Security News for the Week Ending October 25, 2019

Database Leaked 179 GB of Personal Data of military personnel, officials and hotel customers.

I wish this was a new story.  Autoclerk, a Best Western service that manages reservations, revenue, loyalty programs, payment processing and other functions for the hotel chain. left an elastic search database exposed.

Hundreds of thousands of guest reservations were exposed including names, home addresses, dates of birth, travel dates and other information.

The reason why government and military personnel are affected is that a government contractor that deals in travel reservations was sucked into the breach.  Source: SDNet.

 

San Bernadino Schools Hit By Ransomware

A message on the school district’s web site says not to worry, all of your data is secure.   (it’s just that it has all been encrypted by a hacker).    Phones are working but email is not working.   Schools in Flagstaff closed last month for several days while officials got things under control after a ransomware attack there.  Source: ABC

 

Russia Using “False Flags” to Confuse Security Experts

Researchers are still dissecting the attack on the 2018 Olympics in South Korea.  Russia inserted false signals and other misdirections in order to may people think that the attack came from China or North Korea.  This does point out that if you are willing to spend millions of dollars, you likely can figure out quite about a cyber attacker.  The story is so complex that one of the researchers wrote a book, Sandworm, which will be available on Amazon on November 5, 2019.  Source: WaPo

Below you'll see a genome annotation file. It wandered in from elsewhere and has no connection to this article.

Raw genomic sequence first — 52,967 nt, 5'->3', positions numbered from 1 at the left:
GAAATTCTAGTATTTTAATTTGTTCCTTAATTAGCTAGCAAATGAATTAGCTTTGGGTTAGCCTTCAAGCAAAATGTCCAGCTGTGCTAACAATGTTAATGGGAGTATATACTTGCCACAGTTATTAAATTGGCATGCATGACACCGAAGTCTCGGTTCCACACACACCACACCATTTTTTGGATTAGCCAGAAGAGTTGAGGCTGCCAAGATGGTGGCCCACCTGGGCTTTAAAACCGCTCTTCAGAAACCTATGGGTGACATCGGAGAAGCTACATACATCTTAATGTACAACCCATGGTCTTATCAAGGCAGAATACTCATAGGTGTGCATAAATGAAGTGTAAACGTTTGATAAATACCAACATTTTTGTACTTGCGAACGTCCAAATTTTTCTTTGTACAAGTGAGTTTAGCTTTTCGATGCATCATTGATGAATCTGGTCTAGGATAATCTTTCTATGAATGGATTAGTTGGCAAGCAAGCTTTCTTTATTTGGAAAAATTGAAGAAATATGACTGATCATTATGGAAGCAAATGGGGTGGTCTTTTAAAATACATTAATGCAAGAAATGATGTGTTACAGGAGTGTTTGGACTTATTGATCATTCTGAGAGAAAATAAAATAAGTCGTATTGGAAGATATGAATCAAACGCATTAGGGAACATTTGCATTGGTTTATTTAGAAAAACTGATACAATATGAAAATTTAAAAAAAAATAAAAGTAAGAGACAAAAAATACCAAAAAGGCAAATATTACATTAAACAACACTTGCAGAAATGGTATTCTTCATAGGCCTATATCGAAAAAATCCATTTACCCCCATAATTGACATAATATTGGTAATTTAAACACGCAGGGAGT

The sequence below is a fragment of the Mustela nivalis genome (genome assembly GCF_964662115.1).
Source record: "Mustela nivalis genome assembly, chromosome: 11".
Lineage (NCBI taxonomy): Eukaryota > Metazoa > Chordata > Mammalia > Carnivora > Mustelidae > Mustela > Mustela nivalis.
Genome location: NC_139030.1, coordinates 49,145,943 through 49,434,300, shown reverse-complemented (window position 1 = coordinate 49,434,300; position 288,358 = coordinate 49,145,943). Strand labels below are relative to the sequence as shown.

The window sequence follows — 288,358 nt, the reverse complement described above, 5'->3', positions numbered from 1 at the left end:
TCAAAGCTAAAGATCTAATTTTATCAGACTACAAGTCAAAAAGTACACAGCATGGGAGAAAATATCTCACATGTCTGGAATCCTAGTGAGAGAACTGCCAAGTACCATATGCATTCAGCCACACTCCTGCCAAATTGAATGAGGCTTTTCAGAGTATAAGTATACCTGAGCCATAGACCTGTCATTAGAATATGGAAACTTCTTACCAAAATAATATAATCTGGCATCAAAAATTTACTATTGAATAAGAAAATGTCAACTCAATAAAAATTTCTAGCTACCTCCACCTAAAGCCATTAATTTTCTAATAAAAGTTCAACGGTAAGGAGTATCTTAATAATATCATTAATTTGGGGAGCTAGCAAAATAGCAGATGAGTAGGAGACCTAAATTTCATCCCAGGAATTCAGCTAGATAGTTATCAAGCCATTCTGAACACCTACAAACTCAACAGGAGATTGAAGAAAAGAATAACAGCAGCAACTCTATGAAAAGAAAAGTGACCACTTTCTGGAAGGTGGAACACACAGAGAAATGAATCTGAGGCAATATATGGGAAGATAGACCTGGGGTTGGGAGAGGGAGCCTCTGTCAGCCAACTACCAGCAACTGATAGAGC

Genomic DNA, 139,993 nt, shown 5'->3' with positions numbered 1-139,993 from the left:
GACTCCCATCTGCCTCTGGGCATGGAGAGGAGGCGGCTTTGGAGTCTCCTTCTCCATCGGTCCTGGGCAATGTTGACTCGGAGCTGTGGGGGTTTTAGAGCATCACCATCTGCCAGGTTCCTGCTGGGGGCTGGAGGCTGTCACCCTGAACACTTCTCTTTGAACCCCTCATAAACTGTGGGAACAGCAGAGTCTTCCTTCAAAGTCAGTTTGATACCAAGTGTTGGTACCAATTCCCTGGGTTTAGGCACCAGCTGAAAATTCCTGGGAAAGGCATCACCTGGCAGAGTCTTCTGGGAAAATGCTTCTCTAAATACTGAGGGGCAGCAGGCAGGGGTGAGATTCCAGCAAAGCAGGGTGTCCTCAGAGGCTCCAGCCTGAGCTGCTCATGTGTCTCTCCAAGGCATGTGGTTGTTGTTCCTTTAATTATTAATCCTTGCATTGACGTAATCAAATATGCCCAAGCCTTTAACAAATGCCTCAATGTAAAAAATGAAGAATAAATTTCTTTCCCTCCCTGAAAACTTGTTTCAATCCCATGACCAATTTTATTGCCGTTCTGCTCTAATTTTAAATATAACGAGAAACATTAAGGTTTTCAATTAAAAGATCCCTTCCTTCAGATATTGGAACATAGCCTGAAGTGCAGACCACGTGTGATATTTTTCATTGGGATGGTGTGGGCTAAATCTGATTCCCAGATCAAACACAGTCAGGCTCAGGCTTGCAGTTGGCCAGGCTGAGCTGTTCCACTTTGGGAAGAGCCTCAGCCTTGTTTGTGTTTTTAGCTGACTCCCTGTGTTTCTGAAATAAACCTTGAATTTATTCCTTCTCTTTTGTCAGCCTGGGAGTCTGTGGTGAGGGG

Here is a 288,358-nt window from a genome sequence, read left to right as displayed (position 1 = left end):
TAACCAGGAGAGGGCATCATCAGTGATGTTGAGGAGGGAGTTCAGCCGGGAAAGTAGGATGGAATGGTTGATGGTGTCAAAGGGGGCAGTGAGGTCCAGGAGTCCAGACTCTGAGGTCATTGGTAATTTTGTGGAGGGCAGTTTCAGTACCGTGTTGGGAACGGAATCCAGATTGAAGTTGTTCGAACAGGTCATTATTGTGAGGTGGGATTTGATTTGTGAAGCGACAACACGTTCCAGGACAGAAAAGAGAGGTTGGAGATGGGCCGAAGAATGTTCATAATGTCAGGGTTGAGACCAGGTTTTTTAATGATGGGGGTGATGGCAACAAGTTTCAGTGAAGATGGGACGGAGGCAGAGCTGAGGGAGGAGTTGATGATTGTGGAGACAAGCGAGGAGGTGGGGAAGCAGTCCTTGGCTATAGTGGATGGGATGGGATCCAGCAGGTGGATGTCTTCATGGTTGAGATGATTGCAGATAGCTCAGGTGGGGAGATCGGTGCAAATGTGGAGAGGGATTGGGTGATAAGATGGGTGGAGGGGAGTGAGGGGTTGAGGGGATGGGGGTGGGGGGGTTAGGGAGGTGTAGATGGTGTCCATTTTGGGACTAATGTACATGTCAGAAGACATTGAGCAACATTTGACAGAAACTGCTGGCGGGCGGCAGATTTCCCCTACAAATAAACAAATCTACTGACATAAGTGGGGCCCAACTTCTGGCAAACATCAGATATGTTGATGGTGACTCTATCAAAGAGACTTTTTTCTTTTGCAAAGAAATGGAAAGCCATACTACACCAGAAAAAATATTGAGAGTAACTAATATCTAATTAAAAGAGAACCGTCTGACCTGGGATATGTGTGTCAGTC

Amazon’s Web Services DDoSed for 10 Hours This Week

For about 10 hours earlier this week parts of Amazon were effectively offline.  Amazon’s DNS servers were being hammered by a DDoS attack.  This meant that Amazon backend services such as S3 may have failed for websites and apps that attempted to talk to those services.  The outage started around 0900 east coast time so it impacted users throughout the work day on Tuesday October 22, 2019.   For developers and businesses this is just one more reminder that nothing is bullet proof if the bullet is large enough.  Even though Amazon has an amazing about of bandwidth and infrastructure, it can get taken down.

Other services that were affected included RDS (database), Simple Queue Service, Cloudfront, Elastic Compute Cloud, and Elastic Load Balancing.  Amazon did offer some ways to mitigate the damage if it happens again – see the link below.  As a business you need to decide how much cost and effort you are willing to expend to mitigate rare occurrences like this.  Source: The Register.

 

Comcast is Lobbying Against Browsers Encrypting DNS Requests

Here is a big surprise.  As the browser vendors (Chrome and Firefox) add the ability to support encrypting your DNS requests to stop people from spying on you, one of the biggest spies, Comcast, is lobbying against this.  They say that since Google would be able to see the data, that puts too much power in Google’s hands.  Ignore for the moment that Firefox is not using Google as a DNS provider and also ignoring that Google is offering  users at least 4 different encrypted DNS providers.  Lets also consider that encrypted DNS is not even turned on by default.  The much bigger issue is that Comcast will not be able to see your DNS requests and therefore will not be able to sell your web site visit data.  But of course, we would not expect them to be honest about why.  Source: Motherboard.

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